[T]he question that has stirred debate was "Are you in favor or opposed to zoning in Houston -- that is, citywide control over the uses of the land in different areas?" Fifty-four percent favored this idea, 29 percent did not. Almost twice as many favor zoning as oppose it.
In response to the story on the survey, former Mayor Bob Lanier, a co-founder of the anti-planning, anti-regulation Houstonians for Responsible Growth, sent a letter to the Chronicle worrying about "calls for prescriptive land-use restrictions on every piece of Houston property."
Guess what? We already have those, and have had them since 1982.
Land use is heavily controlled in the city's Code of Ordinances. In fact, scholarly papers suggest Houston has an unusually large number of rules governing development. The biggest is Chapter 42, entitled "Subdivisions, Developments, and Platting." Chapter 42 has the greatly redeeming value of having proved for more than a quarter of a century that it is perfectly legal in Houston, Texas, to use form-based code to control development throughout the city. Before going forward into a discussion of form-based code, just keep in mind that Houston already has it.
A 1999 rewrite of the ordinance divides the city into two zones: urban and suburban. This would be a very good start, except that it then defines "urban" as everything inside Loop 610 and "suburban" is everything outside the Loop. This means that the small suburban neighborhood of Afton Oaks is treated as urban and, just across the Loop, the enormous city of Uptown/Galleria is suburban, even though it has more jobs than downtown San Diego or Miami and 30,000 residents.
So our regulations differentiate between urban and suburban as different geographic areas rather than different forms. But Houston is growing very fast, residential neighborhoods are constantly under siege by residential density increases and commercial surprises, and it's time to fix that problem.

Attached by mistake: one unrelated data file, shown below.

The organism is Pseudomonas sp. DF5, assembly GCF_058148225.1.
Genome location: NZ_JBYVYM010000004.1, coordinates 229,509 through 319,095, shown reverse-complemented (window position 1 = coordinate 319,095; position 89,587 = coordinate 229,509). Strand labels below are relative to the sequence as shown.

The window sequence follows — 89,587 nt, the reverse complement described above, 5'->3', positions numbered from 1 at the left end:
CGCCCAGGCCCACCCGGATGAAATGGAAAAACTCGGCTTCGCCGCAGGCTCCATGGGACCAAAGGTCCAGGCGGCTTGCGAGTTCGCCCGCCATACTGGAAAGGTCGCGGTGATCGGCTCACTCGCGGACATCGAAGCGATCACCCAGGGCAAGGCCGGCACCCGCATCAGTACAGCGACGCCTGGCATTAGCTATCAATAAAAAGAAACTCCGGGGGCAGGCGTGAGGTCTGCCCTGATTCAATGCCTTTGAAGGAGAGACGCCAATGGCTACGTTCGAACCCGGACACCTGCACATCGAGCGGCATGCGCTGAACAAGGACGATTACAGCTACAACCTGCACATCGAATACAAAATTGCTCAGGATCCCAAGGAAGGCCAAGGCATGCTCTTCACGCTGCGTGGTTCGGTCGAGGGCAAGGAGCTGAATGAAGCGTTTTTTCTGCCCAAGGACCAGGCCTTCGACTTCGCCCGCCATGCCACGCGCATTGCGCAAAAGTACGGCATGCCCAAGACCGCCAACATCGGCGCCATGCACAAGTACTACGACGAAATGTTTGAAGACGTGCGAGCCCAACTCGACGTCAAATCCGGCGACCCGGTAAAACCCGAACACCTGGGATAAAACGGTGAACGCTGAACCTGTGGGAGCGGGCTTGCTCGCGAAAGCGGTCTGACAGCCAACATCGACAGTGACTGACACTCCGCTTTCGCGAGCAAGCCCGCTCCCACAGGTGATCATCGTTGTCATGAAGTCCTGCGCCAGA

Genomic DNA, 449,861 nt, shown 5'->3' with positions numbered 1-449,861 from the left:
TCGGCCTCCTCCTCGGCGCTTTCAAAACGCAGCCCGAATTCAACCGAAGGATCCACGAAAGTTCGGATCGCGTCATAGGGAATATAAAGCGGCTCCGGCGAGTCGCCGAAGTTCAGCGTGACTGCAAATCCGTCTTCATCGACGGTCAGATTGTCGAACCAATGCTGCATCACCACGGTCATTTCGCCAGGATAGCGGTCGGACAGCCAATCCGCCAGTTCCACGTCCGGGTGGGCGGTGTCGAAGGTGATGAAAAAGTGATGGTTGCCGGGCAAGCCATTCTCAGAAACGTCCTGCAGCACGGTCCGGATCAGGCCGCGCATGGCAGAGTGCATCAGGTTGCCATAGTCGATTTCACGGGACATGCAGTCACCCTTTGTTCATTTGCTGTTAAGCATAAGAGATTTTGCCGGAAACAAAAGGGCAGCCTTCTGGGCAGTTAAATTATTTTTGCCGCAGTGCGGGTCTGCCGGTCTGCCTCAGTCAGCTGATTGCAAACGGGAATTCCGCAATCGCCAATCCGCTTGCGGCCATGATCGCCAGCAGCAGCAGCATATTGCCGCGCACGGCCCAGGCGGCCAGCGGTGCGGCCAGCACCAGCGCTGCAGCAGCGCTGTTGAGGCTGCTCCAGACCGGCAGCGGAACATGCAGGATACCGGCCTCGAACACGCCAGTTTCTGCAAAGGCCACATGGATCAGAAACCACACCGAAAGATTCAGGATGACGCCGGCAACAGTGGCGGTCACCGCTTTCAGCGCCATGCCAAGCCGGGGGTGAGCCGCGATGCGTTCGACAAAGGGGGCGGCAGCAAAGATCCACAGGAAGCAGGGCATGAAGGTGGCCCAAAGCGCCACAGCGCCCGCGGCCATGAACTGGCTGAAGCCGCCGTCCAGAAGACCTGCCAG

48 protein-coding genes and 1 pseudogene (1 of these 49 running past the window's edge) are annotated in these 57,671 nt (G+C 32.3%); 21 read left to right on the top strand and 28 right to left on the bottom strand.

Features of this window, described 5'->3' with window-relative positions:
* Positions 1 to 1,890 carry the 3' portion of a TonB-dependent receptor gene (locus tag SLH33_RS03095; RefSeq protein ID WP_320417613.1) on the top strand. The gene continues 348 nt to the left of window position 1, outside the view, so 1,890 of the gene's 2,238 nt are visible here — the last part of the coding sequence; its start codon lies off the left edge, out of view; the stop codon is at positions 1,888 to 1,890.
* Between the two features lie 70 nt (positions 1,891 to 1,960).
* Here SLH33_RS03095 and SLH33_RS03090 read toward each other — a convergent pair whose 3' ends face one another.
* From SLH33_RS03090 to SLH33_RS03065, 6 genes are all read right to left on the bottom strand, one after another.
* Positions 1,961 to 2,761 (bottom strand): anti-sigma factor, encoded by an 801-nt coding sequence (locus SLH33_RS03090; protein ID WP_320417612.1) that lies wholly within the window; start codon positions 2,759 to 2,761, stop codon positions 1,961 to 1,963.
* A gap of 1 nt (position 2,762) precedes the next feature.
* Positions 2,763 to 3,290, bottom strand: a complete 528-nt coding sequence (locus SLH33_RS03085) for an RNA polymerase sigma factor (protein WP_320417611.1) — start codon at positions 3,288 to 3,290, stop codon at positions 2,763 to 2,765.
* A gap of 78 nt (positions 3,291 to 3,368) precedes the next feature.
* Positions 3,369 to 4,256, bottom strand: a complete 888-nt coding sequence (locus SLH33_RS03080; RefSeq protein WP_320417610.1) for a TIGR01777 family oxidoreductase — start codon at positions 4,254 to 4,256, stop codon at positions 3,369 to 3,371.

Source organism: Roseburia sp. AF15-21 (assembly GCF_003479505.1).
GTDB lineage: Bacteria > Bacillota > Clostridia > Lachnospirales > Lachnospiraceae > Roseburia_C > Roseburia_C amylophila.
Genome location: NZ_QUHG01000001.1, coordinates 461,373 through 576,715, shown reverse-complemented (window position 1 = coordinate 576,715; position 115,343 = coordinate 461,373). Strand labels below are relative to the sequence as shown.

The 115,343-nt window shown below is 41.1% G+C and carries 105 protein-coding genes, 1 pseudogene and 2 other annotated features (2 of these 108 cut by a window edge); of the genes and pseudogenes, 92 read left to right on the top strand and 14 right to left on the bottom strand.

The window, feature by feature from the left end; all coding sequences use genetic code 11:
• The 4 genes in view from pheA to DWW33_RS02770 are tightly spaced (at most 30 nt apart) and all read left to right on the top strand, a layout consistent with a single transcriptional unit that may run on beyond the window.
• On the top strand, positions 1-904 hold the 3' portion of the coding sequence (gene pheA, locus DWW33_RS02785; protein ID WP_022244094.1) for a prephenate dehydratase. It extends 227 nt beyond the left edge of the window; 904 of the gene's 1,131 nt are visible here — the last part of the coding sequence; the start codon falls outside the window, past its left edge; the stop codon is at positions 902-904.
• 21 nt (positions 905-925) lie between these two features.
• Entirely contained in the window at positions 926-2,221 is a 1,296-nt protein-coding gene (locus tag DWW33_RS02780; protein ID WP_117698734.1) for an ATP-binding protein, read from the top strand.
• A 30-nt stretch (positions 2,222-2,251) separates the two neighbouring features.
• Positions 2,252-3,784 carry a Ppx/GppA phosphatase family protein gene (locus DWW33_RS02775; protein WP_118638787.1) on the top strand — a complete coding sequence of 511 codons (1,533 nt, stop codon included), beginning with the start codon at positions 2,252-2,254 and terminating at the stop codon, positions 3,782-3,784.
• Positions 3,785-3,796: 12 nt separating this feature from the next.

Regardless of those definitions, though, 42 greatly favors suburban-style development. Fabulous urban projects like Post Midtown on West Gray at Bagby required "variances" from the city Planning Commission because many elements of these projects are illegal everywhere in the city (except the central business district, which is an exceptional case of long-term civic wisdom at work).
Almost everyone's common sense said that the 23-story Ashby development is a wonderful project planned for an inappropriate location. Situated in, say, the Binz area at the Museum rail stop, it would be a real improvement to the area, a source of ridership for the substantial investment in transit, and a sustainable use of land. Decent form-based code would have made that obvious and prevented the controversy.
This is a ridiculous, but common, situation with a straightforward solution -- and it's not zoning. Klineberg's question suggests that zoning is the only option for "control over the uses of land." People are grasping at straws when they answer this question in the affirmative. What they want is some rational citywide control over the uses of land.
Instead of zoning, the solution lies in a fundamental redefinition of urban and suburban in Chapter 42 that is simple in concept, followed by a major overhaul of the regulations themselves.